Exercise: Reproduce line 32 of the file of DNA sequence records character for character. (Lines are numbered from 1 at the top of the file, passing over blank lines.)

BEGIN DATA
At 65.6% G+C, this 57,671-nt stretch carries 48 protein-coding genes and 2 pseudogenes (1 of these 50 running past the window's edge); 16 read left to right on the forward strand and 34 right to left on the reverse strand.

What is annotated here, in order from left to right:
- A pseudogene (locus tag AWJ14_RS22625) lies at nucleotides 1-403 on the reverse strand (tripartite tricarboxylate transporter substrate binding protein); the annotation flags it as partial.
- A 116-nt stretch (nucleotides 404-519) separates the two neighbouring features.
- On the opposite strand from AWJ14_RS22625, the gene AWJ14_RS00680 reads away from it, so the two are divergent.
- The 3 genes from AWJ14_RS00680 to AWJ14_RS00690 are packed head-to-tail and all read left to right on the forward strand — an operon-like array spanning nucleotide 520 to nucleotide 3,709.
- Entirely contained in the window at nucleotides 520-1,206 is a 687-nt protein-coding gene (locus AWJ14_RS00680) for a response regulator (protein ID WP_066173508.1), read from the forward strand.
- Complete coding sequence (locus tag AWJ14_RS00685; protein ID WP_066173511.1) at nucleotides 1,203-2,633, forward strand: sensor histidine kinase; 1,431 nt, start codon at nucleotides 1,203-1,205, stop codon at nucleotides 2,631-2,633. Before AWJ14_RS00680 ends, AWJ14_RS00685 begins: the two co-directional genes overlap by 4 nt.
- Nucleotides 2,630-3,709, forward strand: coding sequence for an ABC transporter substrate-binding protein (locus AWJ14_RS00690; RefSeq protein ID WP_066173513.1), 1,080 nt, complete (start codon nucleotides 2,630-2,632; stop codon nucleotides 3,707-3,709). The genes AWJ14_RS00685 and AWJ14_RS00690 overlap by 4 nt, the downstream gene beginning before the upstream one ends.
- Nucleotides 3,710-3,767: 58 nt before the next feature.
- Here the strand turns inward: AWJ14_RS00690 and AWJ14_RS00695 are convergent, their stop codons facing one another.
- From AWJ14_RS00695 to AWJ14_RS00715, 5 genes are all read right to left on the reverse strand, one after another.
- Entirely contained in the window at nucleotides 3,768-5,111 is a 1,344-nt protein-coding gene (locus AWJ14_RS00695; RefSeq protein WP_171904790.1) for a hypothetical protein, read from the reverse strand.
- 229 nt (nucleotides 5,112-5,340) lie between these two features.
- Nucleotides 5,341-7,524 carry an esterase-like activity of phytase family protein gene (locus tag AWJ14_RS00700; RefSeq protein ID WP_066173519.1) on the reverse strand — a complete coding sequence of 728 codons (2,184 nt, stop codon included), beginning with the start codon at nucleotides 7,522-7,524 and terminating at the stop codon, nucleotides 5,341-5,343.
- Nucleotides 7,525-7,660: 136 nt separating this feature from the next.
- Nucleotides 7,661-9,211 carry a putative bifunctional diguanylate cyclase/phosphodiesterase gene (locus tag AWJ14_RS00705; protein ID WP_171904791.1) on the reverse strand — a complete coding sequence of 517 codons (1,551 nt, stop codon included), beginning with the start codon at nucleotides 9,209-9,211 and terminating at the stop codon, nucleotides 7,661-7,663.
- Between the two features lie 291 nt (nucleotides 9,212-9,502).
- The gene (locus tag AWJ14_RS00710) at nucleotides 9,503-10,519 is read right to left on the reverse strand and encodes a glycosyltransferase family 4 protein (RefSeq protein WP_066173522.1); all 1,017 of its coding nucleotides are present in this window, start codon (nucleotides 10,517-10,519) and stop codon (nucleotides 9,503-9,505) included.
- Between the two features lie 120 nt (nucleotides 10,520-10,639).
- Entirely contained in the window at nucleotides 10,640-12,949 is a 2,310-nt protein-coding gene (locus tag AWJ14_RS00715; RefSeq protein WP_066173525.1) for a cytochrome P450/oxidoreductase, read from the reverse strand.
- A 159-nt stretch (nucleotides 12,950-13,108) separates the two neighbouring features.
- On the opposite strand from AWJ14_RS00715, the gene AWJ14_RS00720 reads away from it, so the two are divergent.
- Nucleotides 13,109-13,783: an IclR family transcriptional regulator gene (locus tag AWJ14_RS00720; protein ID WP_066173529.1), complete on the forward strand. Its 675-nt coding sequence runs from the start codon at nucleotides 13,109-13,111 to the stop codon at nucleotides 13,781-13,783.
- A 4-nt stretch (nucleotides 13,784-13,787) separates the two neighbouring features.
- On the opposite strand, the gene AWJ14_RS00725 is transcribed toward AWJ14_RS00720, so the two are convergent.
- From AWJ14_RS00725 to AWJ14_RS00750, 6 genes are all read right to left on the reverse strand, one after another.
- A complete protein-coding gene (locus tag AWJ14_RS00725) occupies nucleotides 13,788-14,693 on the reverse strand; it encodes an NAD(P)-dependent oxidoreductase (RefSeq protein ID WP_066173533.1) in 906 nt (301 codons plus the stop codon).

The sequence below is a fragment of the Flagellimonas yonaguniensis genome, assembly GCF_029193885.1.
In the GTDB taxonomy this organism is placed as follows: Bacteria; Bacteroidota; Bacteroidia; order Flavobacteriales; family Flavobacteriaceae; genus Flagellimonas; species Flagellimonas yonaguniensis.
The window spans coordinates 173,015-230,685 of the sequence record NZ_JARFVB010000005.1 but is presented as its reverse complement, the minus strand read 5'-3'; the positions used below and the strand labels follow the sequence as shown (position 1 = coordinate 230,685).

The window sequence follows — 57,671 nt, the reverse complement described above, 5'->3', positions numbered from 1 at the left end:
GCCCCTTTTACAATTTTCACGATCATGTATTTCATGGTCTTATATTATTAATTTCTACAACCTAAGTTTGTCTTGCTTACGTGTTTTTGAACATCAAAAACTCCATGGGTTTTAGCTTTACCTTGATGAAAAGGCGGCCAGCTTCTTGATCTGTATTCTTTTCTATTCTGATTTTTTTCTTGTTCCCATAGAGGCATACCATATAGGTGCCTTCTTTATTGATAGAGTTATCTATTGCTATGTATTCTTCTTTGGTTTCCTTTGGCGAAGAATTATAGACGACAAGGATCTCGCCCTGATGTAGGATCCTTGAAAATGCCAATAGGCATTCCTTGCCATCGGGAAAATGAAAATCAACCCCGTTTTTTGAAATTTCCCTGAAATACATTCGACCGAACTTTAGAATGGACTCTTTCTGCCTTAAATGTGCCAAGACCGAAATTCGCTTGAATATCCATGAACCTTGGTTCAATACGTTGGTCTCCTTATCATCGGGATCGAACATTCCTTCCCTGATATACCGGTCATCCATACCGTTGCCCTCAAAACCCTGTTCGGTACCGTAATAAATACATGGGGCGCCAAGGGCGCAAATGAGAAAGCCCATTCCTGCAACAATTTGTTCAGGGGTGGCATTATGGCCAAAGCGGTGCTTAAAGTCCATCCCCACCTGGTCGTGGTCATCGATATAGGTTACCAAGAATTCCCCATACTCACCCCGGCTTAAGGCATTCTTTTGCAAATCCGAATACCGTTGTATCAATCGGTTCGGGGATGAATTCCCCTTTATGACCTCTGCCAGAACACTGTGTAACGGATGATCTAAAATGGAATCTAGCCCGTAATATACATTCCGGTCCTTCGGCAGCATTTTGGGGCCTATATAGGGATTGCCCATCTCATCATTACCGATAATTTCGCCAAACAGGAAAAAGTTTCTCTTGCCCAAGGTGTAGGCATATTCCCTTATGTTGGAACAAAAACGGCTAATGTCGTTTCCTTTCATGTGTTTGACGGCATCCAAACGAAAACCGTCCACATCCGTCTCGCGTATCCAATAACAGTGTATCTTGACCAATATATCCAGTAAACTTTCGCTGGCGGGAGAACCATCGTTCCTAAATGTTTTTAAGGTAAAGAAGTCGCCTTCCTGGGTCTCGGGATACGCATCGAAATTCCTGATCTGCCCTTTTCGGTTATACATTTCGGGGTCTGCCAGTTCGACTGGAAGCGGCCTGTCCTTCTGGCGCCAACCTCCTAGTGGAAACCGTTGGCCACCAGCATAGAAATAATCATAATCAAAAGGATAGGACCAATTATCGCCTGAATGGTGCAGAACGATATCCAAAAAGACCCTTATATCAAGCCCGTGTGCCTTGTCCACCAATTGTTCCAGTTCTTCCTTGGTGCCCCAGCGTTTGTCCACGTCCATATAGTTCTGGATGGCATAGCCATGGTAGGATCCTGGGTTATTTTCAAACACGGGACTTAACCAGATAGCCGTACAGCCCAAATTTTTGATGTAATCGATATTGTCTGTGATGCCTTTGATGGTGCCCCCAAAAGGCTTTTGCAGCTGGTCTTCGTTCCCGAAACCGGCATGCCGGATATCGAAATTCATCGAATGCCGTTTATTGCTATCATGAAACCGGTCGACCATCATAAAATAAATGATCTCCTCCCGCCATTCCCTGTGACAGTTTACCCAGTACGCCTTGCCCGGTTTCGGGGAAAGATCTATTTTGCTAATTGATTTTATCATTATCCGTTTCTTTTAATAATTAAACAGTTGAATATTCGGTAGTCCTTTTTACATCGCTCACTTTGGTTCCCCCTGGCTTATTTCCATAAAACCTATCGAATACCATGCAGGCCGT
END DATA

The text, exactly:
The window sequence follows — 57,671 nt, the reverse complement described above, 5'->3', positions numbered from 1 at the left end: